Dolores Huerta

by Sophia from Newark


Dolores Huerta was born to Juan Fernandez, a miner, field/farm worker, union activist, and state assemblyman and Alicia Chavez. Her parent fought early on about the same issues that Dolores fought about. According to Wikipedia, ""As she assumed responsibilities and stance that were traditionally held by white males, Huerta encountered criticism based on both gender and ethnic stereotypes" In 1960, Huerta co-founded the Agricultural Workers Association which set up voter registration drives and pressed local governments for barrio improvements. In 1962, she co-founded the National Farm Workers Association with Cesar Chavez, which would later become the United Agricultural Workers Organizing Committee." Dolores attended many protests with Cesar Chavez that were meant to create equality among Latinos and the rest of the country.

Dolores and some of her kids ( ())
Dolores and some of her kids ( ())

In 1960, Dolores Huerta started the Agricultural Workers Association. She set up voter registration drives and lobbied politicians to allow non-U.S. citizen migrant workers to receive public assistance and pensions and provide Spanish-language voting ballots and driver's tests. It was at this time that Huerta met Cesar Chavez, who had become its director. Huerta and Chavez wanted the CSO to expand its efforts to the organization was focused on urban issues and couldn't move in that direction. Frustrated, they both left the organization and co-founded the National Farm Workers Association. Chavez was the dynamic leader and speaker; and Huerta the skilled organizer and tough negotiator. In 1965, the AWA and the NFWA combined to become the United Farm Workers Organizing Committee. After five hard years, the United Farm Workers signed an historic agreement with 26 grape growers that improved working conditions for farm workers, like lessening the use of dangerous pesticides and starting unemployment and healthcare benefits.


Dolores met Ralph Head in college and they ended up getting married. They had two daughters, Celeste and Lori. They ended up getting a divorce and Huerta married Ventura Huerta and they had five children. Their marriage ended over disagreements over many issues including her community involvements. Later Huerta had a long relationship with Richard Chavez, the brother of Cesar Chavez. Huerta and Chavez never married, but the couple had four children during their relationship. Richard Chvez died on July 27, 2011. Dolores never got married after that.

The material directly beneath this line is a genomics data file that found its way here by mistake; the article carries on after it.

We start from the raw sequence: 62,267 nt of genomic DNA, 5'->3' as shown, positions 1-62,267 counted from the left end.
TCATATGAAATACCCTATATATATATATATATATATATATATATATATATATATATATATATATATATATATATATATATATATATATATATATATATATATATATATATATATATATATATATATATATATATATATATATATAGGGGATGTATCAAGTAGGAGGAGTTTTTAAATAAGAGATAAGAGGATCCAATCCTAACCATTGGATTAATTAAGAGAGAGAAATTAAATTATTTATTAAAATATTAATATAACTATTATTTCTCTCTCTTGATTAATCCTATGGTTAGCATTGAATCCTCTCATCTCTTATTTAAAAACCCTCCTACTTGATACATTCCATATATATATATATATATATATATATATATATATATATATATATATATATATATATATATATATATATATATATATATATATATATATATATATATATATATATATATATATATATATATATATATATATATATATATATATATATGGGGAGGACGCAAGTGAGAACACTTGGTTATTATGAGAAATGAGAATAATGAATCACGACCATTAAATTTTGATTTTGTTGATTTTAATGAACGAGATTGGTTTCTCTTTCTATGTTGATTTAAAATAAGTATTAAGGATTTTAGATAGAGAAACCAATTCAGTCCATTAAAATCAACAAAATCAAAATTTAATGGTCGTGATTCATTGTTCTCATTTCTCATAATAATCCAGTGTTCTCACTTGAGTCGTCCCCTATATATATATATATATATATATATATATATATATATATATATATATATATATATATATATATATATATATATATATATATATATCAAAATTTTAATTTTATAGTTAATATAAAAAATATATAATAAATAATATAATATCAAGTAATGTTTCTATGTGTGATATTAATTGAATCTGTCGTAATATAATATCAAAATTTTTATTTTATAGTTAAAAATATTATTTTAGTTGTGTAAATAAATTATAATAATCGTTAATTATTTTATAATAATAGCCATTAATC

Huerta has also been a huge advocate for women's rights and has been fighting for a very long time to make the dream of equality among men and women. In her campaign she said she stated she wanted more ethnic diversity in the workforce and throughout the years we have progressed as a society to become a more diverse community. Dolores Huerta is also an honorary co-chair of the Women's March on Washington, scheduled for January 21, 2017, the day after the inauguration of Donald Trump as President. She was a big part of the Women's March solely because of her long term dedication to promoting equality among all.


Dolores Huerta is a hero because she has dedicated her whole life towards fighting to be treated the same as her male counterparts as well as people who are Caucasian. Huerta came up with the phrase , "si se puede" and it has stuck as an inspirational phrase throughout the years, inspiring people to stand up for what they believe in, even if standing up for what they believe in is not something everyone agrees with. She has gone above and beyond the social standards for women born in her time, she is not quiet and will never be silenced.

Page created on 4/13/2017 12:00:00 AM

Last edited 10/1/2017 12:03:45 AM